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Vaccines: The Best Shot for Children and Economies

February 09, 2016

A recent issue of Health Affairs launched online on February 8, 2016 offers good news for vaccination in 94 low- and middle-income countries.

A study from Johns Hopkins Bloomberg School of Public Health finds that net economic benefits of vaccination, in terms of additional productivity and treatment cost savings, for the Decade of Vaccines (2011 through 2020) will be 16 times the investment, with total benefits valued at $586 billion. If broader economic benefits are considered (value of a better life), the return on investment reaches $44 for every $1 invested. ...the return on investment reaches $44 for every $1 invested.

The study also finds variation in return on investment by region and vaccine. This variation is driven by a series of assumptions about future prices of vaccines, timing of vaccine introductions, disease burden, and other factors that are likely to change over the Decade.  Net benefits are projected to be greater than costs for all antigens and regions, reflecting favorable returns.  This analysis was designed to be interpreted in the aggregate across countries over the decade, because of the assumptions and uncertainties embedded within them.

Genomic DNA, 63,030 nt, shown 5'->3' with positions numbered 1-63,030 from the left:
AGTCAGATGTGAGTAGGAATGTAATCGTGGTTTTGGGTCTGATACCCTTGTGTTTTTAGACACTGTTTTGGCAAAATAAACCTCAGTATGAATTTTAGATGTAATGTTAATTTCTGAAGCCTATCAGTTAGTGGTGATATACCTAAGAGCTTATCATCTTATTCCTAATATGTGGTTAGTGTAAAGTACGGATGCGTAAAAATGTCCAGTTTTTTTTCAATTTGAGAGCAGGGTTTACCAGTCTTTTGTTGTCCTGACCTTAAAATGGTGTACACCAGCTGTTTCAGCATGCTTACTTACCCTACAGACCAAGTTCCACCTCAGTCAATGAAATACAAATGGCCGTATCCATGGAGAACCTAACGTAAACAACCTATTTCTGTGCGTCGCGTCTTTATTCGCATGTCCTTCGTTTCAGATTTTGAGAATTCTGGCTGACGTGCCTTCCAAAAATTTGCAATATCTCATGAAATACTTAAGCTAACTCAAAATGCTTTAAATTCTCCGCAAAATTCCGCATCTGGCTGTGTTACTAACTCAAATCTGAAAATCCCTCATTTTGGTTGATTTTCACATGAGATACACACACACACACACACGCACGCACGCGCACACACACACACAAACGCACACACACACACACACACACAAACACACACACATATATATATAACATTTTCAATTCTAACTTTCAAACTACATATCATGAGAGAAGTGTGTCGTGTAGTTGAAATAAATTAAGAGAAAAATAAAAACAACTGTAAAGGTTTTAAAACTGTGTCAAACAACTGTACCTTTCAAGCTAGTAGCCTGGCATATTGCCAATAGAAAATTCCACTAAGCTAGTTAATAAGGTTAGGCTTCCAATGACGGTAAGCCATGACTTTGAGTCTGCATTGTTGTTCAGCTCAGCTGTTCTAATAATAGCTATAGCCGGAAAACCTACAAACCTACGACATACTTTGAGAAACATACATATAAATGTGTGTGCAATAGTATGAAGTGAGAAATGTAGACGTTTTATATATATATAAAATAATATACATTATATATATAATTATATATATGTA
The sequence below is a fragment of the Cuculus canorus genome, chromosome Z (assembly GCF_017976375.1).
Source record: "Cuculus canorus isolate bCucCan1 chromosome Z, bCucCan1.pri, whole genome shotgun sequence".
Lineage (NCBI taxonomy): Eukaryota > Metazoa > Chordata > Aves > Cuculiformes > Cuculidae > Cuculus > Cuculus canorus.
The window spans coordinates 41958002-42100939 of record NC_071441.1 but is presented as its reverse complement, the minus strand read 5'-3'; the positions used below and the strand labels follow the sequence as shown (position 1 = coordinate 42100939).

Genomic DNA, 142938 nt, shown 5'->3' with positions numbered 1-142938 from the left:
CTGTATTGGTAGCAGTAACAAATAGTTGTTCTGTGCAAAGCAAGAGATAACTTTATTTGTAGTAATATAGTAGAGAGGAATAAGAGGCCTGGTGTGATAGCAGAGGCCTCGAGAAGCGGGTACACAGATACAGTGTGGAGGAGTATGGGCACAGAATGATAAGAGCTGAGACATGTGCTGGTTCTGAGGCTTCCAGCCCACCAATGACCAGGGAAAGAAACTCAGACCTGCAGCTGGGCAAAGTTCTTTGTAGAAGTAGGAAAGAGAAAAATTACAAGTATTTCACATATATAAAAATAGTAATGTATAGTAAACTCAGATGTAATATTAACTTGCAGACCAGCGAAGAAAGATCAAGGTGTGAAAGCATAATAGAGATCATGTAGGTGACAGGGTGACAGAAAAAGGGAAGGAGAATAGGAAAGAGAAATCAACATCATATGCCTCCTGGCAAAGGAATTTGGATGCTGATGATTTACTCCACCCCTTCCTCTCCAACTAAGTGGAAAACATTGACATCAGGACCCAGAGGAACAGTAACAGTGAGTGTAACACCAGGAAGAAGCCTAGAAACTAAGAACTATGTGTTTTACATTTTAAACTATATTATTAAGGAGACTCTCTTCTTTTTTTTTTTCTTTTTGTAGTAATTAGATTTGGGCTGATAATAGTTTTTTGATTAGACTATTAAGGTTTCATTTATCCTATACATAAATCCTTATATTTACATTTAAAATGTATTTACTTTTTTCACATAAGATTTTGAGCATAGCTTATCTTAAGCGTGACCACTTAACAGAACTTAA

In the same issue of Health Affairs, a study on costing and financing of routine immunization in six countries (EPIC) finds that government expenditures for immunization are more than half of total immunization expenditures—a figure which is higher than previously estimated. Most immunization resources in these countries are managed by governments and are utilized at the primary health care level. This means that resources are more likely to reach providers administering vaccines rather than go program administration.

Tracking immunization expenditures will be important to understand trends in government financing of immunization, as well as to determine whether available funding meets resource requirements. While important, data limitations make resource tracking challenging to undertake, and financial data systems need to be strengthened. 

For more information on costs and financing of immunization, as well as for links to these papers go to

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